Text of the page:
As a bad storm moves across the Midwest landscape, a team of meteorologists study the weather’s behavior and make quick predictions. The information they gather on the approaching thunderhead prepares the community for rain as well as alerts them to any potential damage that might come with high winds. The scientists gain this data from a nearby doppler radar tower, one of the 159 radar towers the NOAA National Weather Services have across the United States.

The doppler radar like the meteorologists’ use is a specialized radar system that bounces microwave signals off a target like clouds and rain. These radio signals are sent out in a circular pattern from the doppler radar tower. The signals get scattered when they come in contact with precipitation but some of the signals returned. The amount of returning signals depends on the intensity of the precipitation. Measuring the time it takes for the radio beam to return to the tower using the Doppler effect helps identify the distance and speed of the storm.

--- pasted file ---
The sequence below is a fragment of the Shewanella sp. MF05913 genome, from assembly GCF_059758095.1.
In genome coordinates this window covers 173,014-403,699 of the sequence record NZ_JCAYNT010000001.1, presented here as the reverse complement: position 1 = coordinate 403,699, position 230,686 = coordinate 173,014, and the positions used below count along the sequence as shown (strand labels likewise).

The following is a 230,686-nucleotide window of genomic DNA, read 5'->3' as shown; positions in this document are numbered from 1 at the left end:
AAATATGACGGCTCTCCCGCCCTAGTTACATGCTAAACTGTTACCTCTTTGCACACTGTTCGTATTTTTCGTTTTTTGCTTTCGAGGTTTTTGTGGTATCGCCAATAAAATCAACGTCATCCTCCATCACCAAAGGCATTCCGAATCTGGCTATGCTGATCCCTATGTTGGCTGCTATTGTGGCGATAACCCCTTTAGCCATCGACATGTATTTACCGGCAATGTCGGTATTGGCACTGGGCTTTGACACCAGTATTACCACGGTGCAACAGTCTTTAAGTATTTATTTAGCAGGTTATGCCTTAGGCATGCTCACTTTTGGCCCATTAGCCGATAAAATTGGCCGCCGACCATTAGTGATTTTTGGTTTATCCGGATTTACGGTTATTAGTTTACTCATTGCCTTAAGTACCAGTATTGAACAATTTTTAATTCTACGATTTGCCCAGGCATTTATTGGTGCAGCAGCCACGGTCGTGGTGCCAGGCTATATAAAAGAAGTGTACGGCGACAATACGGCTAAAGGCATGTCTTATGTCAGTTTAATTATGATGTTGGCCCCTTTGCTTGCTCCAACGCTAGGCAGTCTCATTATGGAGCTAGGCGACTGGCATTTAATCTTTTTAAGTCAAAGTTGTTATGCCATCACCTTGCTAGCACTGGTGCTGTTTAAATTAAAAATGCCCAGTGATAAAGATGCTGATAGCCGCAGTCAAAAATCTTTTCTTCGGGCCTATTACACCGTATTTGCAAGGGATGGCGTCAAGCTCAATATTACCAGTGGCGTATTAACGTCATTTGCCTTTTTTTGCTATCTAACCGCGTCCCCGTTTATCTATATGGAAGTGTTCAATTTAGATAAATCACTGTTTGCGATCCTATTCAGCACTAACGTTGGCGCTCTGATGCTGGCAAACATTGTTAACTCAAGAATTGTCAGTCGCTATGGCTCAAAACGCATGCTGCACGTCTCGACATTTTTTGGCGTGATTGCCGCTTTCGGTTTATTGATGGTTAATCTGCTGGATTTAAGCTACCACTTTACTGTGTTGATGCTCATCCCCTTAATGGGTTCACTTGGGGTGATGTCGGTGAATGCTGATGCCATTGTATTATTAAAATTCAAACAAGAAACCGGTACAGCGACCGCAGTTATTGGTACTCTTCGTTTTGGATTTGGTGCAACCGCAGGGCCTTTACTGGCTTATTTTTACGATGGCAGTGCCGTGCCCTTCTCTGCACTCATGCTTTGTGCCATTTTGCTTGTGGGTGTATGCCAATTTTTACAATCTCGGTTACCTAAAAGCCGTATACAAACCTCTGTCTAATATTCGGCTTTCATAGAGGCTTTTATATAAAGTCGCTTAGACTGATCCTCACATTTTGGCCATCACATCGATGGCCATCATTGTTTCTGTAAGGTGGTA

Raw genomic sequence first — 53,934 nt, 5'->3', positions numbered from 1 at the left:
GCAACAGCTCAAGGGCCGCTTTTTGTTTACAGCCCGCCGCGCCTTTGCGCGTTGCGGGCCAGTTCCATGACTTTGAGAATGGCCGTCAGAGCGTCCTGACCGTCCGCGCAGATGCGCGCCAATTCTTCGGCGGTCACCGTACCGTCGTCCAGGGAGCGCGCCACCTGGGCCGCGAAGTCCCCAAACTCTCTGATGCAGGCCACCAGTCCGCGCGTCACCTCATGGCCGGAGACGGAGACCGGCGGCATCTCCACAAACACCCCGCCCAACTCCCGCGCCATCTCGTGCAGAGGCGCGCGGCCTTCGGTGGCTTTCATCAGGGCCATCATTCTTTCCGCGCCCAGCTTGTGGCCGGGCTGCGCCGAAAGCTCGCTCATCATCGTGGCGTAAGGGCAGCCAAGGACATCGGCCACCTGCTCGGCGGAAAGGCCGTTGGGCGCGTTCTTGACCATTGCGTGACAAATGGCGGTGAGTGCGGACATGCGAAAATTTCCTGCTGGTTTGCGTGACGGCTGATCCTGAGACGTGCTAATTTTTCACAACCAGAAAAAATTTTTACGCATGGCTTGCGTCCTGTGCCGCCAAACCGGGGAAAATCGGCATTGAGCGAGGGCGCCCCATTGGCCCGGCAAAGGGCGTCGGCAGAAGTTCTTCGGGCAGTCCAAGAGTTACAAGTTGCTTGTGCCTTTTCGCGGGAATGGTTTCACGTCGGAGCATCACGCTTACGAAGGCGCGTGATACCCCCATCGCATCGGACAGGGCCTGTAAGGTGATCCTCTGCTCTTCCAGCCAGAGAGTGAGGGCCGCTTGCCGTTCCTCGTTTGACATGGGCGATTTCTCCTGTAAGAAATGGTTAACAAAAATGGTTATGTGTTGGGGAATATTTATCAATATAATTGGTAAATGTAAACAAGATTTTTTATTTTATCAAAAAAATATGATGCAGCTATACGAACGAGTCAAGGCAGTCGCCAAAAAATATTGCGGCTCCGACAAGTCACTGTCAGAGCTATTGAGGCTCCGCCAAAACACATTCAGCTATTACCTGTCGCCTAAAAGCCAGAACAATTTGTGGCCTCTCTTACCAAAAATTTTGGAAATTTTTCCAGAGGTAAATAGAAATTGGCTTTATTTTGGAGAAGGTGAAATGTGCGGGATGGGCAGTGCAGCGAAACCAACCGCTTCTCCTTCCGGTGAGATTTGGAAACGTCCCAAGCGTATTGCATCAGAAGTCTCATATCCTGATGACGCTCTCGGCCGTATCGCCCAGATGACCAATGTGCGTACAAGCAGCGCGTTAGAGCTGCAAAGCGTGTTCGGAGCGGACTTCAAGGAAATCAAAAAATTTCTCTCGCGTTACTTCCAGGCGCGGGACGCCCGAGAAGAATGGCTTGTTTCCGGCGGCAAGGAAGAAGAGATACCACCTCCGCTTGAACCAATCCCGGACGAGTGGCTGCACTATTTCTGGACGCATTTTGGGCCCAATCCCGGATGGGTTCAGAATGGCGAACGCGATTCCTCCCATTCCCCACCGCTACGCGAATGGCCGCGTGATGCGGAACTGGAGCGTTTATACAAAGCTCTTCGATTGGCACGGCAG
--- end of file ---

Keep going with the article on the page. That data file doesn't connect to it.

ALSO WATCH: A rare look inside National Weather Service Doppler radar

The Dopper effect is the change in frequency or wavelength of a wave (or other periodic events) for an observer moving relative to its source. In 1842, an Austrian mathematician and physicist, J. Christian Doppler, discovered the principle that is named after him as he observed the flickering of light from celestial stars. As sound is altered based on its distance and direction from the observer, he theorized that the light emitted from a star altered based on its velocity relative to earth.

Doppler Effect

As noted by, “The Doppler effect is observed whenever the source of waves is moving with respect to an observer.” Sheldon Cooper of The Big Bang Theory gives us a more technical description: “The Doppler Effect (or Doppler Shift) is the change in frequency or wavelength of a wave (or other periodic events) for an observer moving relative to its source.”

Police Siren

police siren doppler effectTo continue with simple explanations, we use an example of a police car. Let’s say you are standing on a corner and you hear a police car blaring its siren driving in your direction. As the siren gets closer to you, its pitch will sound higher than it would if the car sat stationary. As the police car approaches, passes, and then moves away from your location, the pitch will go from higher to lower.